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EARLY REACTION: 'Iron Man 3' − The Mandarin Is Marvel Studios' Most Daring Super Villain Yet

Frank DiGiacomo
April 30, 2013

Iron Man 3 screened in Times Square last night, and though it's practically impossible to talk about the Mandarin without spoilers, I've got to say that he is the most daring creation of the Marvel Cinematic Universe so far. As Ben Kingsley, who portrays the villain, said again and again and again in the trailers, "You will never see me coming," and that line resonates even more now that I've seen the movie.

Director Shane Black, who also co-wrote the movie with Drew Pearce, created a character that took me completely (and happily) by surprise. And, after all that blogosphere grousing — myself included — about casting the half-British, half-Indian Kingsley in the role of a character that, based on the Marvel comics universe,  is a China-born descendant of Ghengis Khan, the Oscar-winning actor turns out be a genius bit of casting. There's only one other actor I could imagine doing justice to the part, but I'm going to hold off on sharing his name for now for fear that his body of work would be too much of a clue.  Maybe I'll drop it in the comments section after the picture opens.

The Mandarin: A True 21st Century Villain

I have a feeling Black and Pearce's construct for the Mandarin is going to piss off a lot of comic-book purists (while, at the same time, making die-hard fans of The X Files smile),  but I applaud them and Marvel Studios for taking the chance. The Mandarin turns out to be a villain for the media-saturated, perception-is-reality 21st Century, and that's a lot more memorable (and unsettling) than some dude with magic rings.  I wish I could write more about this, but that's about as far as I can go without spoiling a key chunk of the movie.

What did I think of Iron Man 3 overall?   I liked it, but it didn't blow me away. In part, I wish that Marvel, Pearce and Black had taken even more chances with the movie.  In addition to the Mandarin storyline, Gwyneth Paltrow's Pepper Potts character gets an interesting subplot, but the movie's ending left me with the distinct impression that  Marvel is so concerned about messing with the success of the Iron Man franchise that it waffled on really exploring the possibilities.

Superhero Movie Saturation Point

There's another factor, too, that is largely personal. My enjoyment of digital effects laden superhero movies is approaching its saturation point. Despite being one of those scrawny, bespectacled geeks who came of age poring over The Amazing Spider-Man and Deathlok The Demolisher,  I've reached a point in life where movies about human struggles are vastly more engrossing than superhuman ones.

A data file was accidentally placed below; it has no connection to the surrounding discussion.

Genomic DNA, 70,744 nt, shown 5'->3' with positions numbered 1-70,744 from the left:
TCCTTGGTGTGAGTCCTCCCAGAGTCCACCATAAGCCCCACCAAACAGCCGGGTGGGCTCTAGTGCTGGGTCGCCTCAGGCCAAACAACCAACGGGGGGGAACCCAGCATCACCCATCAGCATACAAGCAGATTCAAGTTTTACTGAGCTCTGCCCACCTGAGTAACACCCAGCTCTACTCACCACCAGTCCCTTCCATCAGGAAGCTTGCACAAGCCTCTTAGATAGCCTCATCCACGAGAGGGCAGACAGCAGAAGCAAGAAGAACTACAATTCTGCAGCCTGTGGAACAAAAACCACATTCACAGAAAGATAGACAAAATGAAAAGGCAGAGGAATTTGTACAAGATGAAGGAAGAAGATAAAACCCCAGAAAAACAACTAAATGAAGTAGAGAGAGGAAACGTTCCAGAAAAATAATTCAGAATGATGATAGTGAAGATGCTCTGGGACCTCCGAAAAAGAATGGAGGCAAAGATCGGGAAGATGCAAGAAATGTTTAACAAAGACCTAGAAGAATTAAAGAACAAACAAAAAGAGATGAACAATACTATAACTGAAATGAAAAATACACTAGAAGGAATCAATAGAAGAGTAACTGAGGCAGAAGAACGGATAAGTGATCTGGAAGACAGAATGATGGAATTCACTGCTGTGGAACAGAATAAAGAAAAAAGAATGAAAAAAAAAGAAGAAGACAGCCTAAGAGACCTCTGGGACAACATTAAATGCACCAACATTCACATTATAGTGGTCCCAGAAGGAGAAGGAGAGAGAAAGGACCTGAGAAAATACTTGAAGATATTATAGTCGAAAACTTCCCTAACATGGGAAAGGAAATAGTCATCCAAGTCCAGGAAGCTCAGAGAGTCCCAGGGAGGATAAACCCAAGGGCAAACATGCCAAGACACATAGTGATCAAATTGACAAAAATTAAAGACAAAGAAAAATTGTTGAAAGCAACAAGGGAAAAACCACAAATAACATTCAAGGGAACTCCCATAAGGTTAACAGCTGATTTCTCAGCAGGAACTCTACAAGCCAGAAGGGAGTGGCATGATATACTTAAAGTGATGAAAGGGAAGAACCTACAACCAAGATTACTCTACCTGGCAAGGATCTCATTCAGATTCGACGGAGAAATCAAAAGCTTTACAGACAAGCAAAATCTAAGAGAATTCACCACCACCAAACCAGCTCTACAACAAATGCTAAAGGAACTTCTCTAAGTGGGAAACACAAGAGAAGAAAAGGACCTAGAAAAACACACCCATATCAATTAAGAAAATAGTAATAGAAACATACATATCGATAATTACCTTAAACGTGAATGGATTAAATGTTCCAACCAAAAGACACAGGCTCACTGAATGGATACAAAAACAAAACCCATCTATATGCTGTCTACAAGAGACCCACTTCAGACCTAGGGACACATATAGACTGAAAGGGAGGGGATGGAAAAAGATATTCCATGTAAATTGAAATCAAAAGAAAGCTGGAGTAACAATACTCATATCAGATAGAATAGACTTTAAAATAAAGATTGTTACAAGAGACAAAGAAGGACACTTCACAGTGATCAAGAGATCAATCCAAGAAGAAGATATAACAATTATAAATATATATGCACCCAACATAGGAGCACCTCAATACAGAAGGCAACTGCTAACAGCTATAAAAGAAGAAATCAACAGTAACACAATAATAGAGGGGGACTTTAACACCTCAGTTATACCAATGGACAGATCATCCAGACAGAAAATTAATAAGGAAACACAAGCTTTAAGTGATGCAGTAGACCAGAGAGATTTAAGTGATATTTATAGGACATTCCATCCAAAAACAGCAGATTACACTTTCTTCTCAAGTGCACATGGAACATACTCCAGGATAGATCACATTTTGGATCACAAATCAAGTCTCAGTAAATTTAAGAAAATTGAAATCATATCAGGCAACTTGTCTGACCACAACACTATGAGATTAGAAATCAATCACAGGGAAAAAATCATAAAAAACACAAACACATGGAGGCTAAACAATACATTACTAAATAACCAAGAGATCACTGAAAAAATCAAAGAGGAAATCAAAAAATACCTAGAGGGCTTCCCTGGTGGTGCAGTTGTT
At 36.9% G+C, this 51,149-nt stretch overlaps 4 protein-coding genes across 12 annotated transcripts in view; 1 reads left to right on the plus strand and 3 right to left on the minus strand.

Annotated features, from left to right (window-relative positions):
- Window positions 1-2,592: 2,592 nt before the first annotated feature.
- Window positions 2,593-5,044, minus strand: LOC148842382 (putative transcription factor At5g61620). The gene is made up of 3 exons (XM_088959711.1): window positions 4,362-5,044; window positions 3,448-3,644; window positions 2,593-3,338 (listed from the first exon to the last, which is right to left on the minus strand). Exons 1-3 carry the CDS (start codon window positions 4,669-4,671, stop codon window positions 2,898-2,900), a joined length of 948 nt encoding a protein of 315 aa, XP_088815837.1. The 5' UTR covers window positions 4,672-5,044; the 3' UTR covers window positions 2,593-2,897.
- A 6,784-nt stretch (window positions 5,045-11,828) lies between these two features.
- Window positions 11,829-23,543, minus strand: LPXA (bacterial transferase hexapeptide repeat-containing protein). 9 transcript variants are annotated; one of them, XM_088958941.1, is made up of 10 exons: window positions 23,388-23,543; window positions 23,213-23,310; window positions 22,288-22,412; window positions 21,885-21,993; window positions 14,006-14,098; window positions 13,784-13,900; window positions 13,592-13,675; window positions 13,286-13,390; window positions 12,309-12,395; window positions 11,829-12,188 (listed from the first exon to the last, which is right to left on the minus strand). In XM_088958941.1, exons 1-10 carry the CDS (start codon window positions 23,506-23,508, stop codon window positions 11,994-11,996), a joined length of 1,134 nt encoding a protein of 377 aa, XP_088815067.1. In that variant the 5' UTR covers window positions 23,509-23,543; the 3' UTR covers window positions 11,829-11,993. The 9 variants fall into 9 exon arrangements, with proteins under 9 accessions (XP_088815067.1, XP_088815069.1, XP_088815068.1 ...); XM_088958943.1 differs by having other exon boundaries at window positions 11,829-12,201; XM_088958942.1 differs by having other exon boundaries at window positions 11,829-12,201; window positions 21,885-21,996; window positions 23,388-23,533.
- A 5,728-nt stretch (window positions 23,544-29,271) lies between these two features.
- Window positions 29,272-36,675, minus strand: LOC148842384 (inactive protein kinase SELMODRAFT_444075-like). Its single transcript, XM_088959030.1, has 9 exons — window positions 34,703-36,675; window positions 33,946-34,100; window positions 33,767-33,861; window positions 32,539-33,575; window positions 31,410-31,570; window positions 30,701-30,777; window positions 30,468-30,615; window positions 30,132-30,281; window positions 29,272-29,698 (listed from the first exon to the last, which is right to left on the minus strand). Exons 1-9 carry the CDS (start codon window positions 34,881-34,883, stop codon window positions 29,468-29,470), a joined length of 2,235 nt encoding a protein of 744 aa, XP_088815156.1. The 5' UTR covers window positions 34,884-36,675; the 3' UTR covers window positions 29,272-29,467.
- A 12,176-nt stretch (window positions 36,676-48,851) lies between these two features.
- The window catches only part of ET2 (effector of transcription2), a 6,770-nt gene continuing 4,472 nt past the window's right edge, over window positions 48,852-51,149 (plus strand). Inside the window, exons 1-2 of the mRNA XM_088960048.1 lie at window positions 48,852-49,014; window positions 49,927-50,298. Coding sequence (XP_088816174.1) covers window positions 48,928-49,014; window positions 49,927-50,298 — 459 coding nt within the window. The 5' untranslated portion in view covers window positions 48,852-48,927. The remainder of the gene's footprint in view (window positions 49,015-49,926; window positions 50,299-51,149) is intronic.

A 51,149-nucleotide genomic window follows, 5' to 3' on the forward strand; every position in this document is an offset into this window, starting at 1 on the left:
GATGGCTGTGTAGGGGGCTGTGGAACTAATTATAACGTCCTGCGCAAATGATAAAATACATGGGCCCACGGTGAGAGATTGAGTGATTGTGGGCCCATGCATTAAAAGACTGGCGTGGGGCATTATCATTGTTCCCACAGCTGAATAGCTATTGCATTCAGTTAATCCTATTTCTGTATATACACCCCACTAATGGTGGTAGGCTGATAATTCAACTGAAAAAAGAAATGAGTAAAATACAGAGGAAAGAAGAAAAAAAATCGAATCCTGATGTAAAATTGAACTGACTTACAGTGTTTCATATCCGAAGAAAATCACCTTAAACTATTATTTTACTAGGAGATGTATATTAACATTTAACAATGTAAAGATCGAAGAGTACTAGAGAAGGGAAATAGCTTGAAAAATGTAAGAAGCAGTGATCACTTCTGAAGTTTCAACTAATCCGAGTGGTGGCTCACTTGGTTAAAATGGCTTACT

Downey and the Iron Man franchise remains my favorite of the genre because the actor brings so much humanity and wit to his character, and so, besides the surprising Mandarin reveal, I was grateful for the subplot involving Tony Stark's mostly unsentimental relationship with a wisecracking Tennessee boy named Harley (Ty Simpkins) whose aid he enlists. My favorite line from the movie, which evoked a mixture of gasps and laughs from the audience, came when Harley reveals his fatherless existence to Stark.  "Dads leave," Downey replies. No need to be a pussy about it."  I'll remember that line long after the action sequences have faded.

The Problem With Trailers

And they are already fading. Let's just say that an army of Iron Men is cool to behold, but it does not necessarily make for better action sequences. But what does? The first effects-rendered action sequence that has turned my head in a long time is the scene from the most recent Pacific Rim trailer in which a Jaeger robot uses an oil tanker as a Louisville Slugger to bash in the skull of a Kaiju.   Speaking of trailers, they diminish the impact of some of the best action sequences in Iron Man 3 (and other tentpole movies) because they reveal too much play for months before a movie's release.

By the way, I think most moviegoers will disagree with my assessment of Iron Man 3 based on the reactions of the crowd that saw the movie with me.  The 3D glasses that were being passed out came in a number of collector's variants, and entering the theater, I encountered a scrum of moviegoers jostling each other to get a particular version.  During the movie, the crowd's reaction was enthusiastic and, after watching the disappointing post-credits scene with Mark Ruffalo as the Hulk's alter ego Bruce Banner, I heard a middle-aged woman excitedly telling someone on the other end of her cell phone, "I can't wait to see it again."